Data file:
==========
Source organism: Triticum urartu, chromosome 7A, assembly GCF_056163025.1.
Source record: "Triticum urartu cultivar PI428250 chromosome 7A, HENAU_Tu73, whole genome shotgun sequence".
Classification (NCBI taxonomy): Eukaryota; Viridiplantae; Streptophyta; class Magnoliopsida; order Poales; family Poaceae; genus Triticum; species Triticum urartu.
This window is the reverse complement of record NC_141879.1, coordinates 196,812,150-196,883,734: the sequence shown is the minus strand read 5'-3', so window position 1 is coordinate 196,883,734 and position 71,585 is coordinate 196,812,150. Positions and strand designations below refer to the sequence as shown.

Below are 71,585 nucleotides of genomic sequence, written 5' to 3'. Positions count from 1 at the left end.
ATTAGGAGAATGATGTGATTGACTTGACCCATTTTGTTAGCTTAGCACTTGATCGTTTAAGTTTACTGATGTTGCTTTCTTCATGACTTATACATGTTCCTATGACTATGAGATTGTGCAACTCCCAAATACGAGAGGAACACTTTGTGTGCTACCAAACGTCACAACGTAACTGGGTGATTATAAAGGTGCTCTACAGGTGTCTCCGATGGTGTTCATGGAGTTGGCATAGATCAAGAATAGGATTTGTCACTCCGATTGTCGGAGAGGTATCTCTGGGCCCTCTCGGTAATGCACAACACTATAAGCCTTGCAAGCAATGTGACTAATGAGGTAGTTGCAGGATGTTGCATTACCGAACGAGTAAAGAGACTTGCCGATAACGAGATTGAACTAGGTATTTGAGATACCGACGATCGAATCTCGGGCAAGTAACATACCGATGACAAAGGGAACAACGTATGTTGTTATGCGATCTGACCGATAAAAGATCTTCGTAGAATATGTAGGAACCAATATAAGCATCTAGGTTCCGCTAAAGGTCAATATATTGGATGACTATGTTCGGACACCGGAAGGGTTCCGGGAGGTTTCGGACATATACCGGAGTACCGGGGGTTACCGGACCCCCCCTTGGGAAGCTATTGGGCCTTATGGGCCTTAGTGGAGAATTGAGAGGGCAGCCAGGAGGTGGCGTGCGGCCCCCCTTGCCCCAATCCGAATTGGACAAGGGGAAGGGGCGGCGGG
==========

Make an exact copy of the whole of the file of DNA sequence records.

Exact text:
Source organism: Triticum urartu, chromosome 7A, assembly GCF_056163025.1.
Source record: "Triticum urartu cultivar PI428250 chromosome 7A, HENAU_Tu73, whole genome shotgun sequence".
Classification (NCBI taxonomy): Eukaryota; Viridiplantae; Streptophyta; class Magnoliopsida; order Poales; family Poaceae; genus Triticum; species Triticum urartu.
This window is the reverse complement of record NC_141879.1, coordinates 196,812,150-196,883,734: the sequence shown is the minus strand read 5'-3', so window position 1 is coordinate 196,883,734 and position 71,585 is coordinate 196,812,150. Positions and strand designations below refer to the sequence as shown.

Below are 71,585 nucleotides of genomic sequence, written 5' to 3'. Positions count from 1 at the left end.
ATTAGGAGAATGATGTGATTGACTTGACCCATTTTGTTAGCTTAGCACTTGATCGTTTAAGTTTACTGATGTTGCTTTCTTCATGACTTATACATGTTCCTATGACTATGAGATTGTGCAACTCCCAAATACGAGAGGAACACTTTGTGTGCTACCAAACGTCACAACGTAACTGGGTGATTATAAAGGTGCTCTACAGGTGTCTCCGATGGTGTTCATGGAGTTGGCATAGATCAAGAATAGGATTTGTCACTCCGATTGTCGGAGAGGTATCTCTGGGCCCTCTCGGTAATGCACAACACTATAAGCCTTGCAAGCAATGTGACTAATGAGGTAGTTGCAGGATGTTGCATTACCGAACGAGTAAAGAGACTTGCCGATAACGAGATTGAACTAGGTATTTGAGATACCGACGATCGAATCTCGGGCAAGTAACATACCGATGACAAAGGGAACAACGTATGTTGTTATGCGATCTGACCGATAAAAGATCTTCGTAGAATATGTAGGAACCAATATAAGCATCTAGGTTCCGCTAAAGGTCAATATATTGGATGACTATGTTCGGACACCGGAAGGGTTCCGGGAGGTTTCGGACATATACCGGAGTACCGGGGGTTACCGGACCCCCCCTTGGGAAGCTATTGGGCCTTATGGGCCTTAGTGGAGAATTGAGAGGGCAGCCAGGAGGTGGCGTGCGGCCCCCCTTGCCCCAATCCGAATTGGACAAGGGGAAGGGGCGGCGGG